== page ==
Penguin USA, one of the “Big 6” trade publishers, had announced that they were pulling their new titles from library eBook vendors. That meant that they joined Simon & Schuster, Hachette, and Macmillan in this self-embargo of the library market, with HarperCollins famously allowing its 26 loans, and only Random House looking at libraries as if everything were business as usual. Penguin cited security concerns over user downloads of its files. Among those who protested Penguin’s move was the American Library Association, whose spokesperson expressed “disappointment” and said that there was no evidence that library patrons should be under suspicion as pirates.
Not long before I’d attended a meeting where I heard a top executive of a different publishing house express the same fear. “I can go online and find my books for sale in a dozen different places,” he said, referring to rogue sites offering downloads of files with DRM wrappers helpfully removed. This is a publisher with a worldwide brand, thousands of books, and a publishing operation headquartered in a glass and steel skyscraper in the heart of midtown Manhattan, who’s spooked by what are, in effect, the digital equivalents of the tabletop booksellers you used to see more often, many stories below, on New York’s sidewalks.
It’s not an argument librarians like to hear, and just one of the points that sometimes divide the people whose business is to publish books from the people whose business is to lend them. Publishers don’t always buy the counter-arguments, which to them can bring to mind adjectives such as naive, angry, militant, out-of-touch. Librarians have their own set of words for the publishers who, in their view, don’t get it: obtuse, greedy, stubborn, out-of-touch. While the recent eBook trajectory has been impressive, all systems, at this point, are not quite at go.
I slept that second night in Chambersburg, Pennsylvania, where the main local thoroughfare crossing I-81 is the Lincoln Highway. Two hours back in New Market, it had been the Lee Highway. In fact Robert E. Lee’s army passed through Chambersburg in 1863, as it moved north out of the Shenandoah Valley on the way to Gettysburg, not far to the east. In my hotel parking lot in the morning I had a brief conversation with a Virginian heading south, this day, to his home in Staunton, a construction worker whose pickup truck parked next to my Mazda looked as big as a tank. He told me he was glad I was leaving, that would make it a lot easier for him to back out. “I travel all the time,” he told me, as we exchanged small talk about our respective trips. I asked him about getting past New York City later on, where, on the day before Thanksgiving, traffic might be a nightmare. “Don’t go that way,” he told me, “stay north on 81 to Binghamton, where you can cut up toward Albany, and then east.”
It sounded like good advice, and I took it. Early on I had doubts, though, since on I-81 in Pennsylvania you don’t just see the mountains, you’re in them. The interior of Pennsylvania can be as remote a region as there is on the highways of the northeast. For long stretches past Harrisburg, the road cuts through rugged, thickly-wooded areas with no vistas at all for driving pleasure, especially when heavy fog comes in to ensure you can’t see the car in front of you, let alone anything else, on inclines up or down hugging the narrow, deep valley walls of the state’s anthracite coal region. As the New York State line finally approached, the mountains taper off and the forest recedes. When the fog lifted too, yielding a clear day and a high blue sky, with light traffic on the ground, I was thanking my driving friend from Virginia.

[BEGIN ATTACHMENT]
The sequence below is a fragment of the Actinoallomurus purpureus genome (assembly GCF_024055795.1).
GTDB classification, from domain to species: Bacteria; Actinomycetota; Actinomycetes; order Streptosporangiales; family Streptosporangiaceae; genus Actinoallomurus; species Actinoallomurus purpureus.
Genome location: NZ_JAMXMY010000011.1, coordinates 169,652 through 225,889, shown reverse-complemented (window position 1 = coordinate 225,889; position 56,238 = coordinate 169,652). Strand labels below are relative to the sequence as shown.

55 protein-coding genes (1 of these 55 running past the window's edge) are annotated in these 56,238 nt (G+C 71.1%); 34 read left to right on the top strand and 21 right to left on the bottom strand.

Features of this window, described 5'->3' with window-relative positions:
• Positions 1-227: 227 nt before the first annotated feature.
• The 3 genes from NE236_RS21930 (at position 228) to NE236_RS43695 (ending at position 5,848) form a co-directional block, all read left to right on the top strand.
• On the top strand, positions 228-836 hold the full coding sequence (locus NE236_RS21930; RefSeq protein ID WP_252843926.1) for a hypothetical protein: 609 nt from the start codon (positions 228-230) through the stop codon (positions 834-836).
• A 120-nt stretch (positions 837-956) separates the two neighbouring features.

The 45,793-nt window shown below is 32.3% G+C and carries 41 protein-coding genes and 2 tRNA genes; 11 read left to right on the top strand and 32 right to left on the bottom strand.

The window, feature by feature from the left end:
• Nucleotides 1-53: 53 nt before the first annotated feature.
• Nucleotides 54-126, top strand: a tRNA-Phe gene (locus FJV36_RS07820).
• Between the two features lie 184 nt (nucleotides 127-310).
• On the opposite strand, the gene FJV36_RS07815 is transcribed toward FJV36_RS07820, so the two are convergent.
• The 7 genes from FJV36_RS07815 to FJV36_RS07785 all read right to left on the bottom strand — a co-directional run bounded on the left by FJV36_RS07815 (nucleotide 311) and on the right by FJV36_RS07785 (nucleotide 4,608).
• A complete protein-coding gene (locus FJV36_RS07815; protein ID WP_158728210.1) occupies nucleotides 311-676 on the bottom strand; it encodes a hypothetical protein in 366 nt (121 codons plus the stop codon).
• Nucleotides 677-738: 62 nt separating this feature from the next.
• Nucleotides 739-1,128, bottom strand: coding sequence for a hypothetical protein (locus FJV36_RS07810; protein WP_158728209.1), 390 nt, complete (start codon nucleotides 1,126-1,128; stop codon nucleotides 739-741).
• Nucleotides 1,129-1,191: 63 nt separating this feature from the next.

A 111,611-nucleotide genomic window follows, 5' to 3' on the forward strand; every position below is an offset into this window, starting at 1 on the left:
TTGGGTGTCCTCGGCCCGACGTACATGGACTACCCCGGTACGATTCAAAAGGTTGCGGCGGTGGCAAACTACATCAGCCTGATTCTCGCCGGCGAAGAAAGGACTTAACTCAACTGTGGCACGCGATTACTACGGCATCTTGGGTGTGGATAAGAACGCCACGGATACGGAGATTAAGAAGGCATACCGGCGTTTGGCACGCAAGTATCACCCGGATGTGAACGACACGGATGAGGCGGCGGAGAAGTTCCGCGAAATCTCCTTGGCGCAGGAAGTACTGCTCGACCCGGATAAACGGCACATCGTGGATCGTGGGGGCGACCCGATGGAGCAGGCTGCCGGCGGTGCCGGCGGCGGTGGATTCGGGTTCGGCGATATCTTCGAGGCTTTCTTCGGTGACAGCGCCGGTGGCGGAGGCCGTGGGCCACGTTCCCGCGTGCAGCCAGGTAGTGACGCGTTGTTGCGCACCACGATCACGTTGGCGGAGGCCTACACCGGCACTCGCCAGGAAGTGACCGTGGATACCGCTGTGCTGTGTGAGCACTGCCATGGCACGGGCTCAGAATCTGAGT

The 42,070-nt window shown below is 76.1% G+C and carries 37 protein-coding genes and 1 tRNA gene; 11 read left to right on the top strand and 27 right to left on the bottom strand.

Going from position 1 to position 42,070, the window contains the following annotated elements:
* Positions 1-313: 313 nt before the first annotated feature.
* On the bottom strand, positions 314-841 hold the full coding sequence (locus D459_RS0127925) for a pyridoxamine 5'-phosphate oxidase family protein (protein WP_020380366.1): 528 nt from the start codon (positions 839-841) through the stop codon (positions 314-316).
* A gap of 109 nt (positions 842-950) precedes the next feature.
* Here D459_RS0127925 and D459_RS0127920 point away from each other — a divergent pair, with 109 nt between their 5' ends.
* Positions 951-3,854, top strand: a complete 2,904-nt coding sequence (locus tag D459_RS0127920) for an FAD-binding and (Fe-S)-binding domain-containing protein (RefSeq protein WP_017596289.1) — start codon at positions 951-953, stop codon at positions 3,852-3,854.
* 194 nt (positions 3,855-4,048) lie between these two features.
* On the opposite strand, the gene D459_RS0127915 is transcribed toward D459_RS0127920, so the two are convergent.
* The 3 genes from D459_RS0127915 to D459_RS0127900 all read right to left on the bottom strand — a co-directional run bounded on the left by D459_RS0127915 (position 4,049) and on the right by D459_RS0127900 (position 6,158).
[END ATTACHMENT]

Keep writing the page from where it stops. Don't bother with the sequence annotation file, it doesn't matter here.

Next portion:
Then just before Binghamton, from nowhere it seemed, a huge blocklike shape arose into view on a hillside. It was a building so white and windowless it was as if from science fiction, nearly glowing, and the equivalent in size of the tile and power plants in Tennessee, and the Tyson plant in Virginia. The little New Hampshire town I was traveling to, and all its surrounding towns, could probably hold their town meetings inside concurrently, and no one would notice. This building was a book warehouse, with no need for guesswork on that, thanks to a familiar orange penguin icon and “Penguin Putnam, Inc.” displayed in the top corner of the building, the only break in the vast whiteness of the building’s face. This was the very same Penguin who had pulled its new eBooks from libraries earlier in the week.
Issues concerning eBooks can get awfully abstract, but there’s nothing like a big book warehouse, or “distribution center,” as they’re called today, to ground things a bit. I’d been working across the street from Ingram’s largest distribution center, outside of Nashville, for the past four years, and always marveled at the scale and scope of such an intricate operation whenever walking through it. Now I felt that same sense of wonder, maybe stronger, coming across this one so unexpectedly. A little Web research, later on, revealed that the building was where Penguin housed hardcovers and children’s books, that the building was more than 500,000 square feet in dimension, and that some 100 million books moved through it in a year. That’s an awful lot of Tom Clancy, Patricia Cornwell, and Toni Morrison, to name just three of the Penguin authors whose books must have passed in and out of this building in many pallet loads. Easy to see, if a print book operation like this belonged to you, along with all the books in it, how you might look at eBook issues a little differently than someone whose view is from some other angle.
Email had further died down with Thanksgiving only a day off, but even so I had to pull over a couple of times for phone meetings. While it’s not unheard of for me to get the time zone wrong for a meeting, for one of these I had the wrong day altogether. I could sure use a desk to get myself organized again, I thought. Maybe I really can’t work from anywhere. It wasn’t, after all, for nothing that I was driving these 1,200 miles. Everything’s moving online, I know, I know, but that warehouse and this whole trip reminded me that there’s something about this old physical world of ours that’s not going to be so easy to shake.
Leah was appointed Executive Director of the Charleston Conference in 2017, and has served in various roles with the Charleston Information Group, LLC, since 2004. Prior to working for the conference, she was Assistant Director of Graduate Admissions for the College of Charleston for four years. She lives in a small town near Columbia, SC, with her husband and two kids where they raise a menagerie of farm animals.